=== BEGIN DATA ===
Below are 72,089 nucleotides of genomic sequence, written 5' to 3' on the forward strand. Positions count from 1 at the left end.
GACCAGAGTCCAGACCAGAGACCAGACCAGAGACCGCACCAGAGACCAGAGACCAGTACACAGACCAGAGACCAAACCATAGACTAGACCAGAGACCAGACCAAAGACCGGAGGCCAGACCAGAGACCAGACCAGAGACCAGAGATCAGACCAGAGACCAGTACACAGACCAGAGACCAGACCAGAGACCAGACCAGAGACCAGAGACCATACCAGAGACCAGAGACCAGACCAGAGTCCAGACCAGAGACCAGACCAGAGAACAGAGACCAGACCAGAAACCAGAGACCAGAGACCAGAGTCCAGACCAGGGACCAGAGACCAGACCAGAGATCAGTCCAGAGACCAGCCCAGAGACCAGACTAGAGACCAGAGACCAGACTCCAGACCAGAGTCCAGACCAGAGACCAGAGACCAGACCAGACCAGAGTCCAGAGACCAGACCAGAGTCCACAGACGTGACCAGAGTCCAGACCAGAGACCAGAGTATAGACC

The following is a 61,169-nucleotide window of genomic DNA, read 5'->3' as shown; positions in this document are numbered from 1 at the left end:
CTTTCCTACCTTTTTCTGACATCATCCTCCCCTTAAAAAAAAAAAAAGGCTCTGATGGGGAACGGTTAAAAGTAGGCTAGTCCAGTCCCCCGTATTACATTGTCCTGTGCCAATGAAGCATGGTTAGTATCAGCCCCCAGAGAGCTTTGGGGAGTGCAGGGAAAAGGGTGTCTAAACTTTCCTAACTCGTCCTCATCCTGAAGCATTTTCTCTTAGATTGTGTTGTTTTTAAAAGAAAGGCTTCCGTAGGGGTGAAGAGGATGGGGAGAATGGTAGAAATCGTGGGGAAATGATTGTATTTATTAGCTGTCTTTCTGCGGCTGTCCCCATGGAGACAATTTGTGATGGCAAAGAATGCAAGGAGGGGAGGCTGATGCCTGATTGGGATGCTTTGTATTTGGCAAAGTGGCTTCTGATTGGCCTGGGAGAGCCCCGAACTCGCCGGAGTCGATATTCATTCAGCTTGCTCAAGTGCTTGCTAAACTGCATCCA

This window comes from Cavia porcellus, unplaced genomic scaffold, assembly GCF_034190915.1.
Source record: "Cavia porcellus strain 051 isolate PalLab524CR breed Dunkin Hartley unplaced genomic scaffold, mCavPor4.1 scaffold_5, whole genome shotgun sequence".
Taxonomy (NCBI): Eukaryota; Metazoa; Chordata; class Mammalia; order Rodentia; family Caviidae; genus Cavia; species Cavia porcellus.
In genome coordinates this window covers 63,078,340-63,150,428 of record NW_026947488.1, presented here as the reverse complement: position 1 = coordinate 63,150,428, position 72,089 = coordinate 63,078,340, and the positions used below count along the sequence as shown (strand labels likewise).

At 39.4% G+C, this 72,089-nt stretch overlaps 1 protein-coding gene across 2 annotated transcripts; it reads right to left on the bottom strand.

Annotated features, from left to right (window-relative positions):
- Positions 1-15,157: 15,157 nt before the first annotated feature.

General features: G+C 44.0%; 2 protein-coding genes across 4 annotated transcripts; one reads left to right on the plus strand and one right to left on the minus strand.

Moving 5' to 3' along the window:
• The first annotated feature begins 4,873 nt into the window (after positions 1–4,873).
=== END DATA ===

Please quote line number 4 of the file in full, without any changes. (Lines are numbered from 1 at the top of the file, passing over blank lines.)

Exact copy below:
CTTTCCTACCTTTTTCTGACATCATCCTCCCCTTAAAAAAAAAAAAAGGCTCTGATGGGGAACGGTTAAAAGTAGGCTAGTCCAGTCCCCCGTATTACATTGTCCTGTGCCAATGAAGCATGGTTAGTATCAGCCCCCAGAGAGCTTTGGGGAGTGCAGGGAAAAGGGTGTCTAAACTTTCCTAACTCGTCCTCATCCTGAAGCATTTTCTCTTAGATTGTGTTGTTTTTAAAAGAAAGGCTTCCGTAGGGGTGAAGAGGATGGGGAGAATGGTAGAAATCGTGGGGAAATGATTGTATTTATTAGCTGTCTTTCTGCGGCTGTCCCCATGGAGACAATTTGTGATGGCAAAGAATGCAAGGAGGGGAGGCTGATGCCTGATTGGGATGCTTTGTATTTGGCAAAGTGGCTTCTGATTGGCCTGGGAGAGCCCCGAACTCGCCGGAGTCGATATTCATTCAGCTTGCTCAAGTGCTTGCTAAACTGCATCCA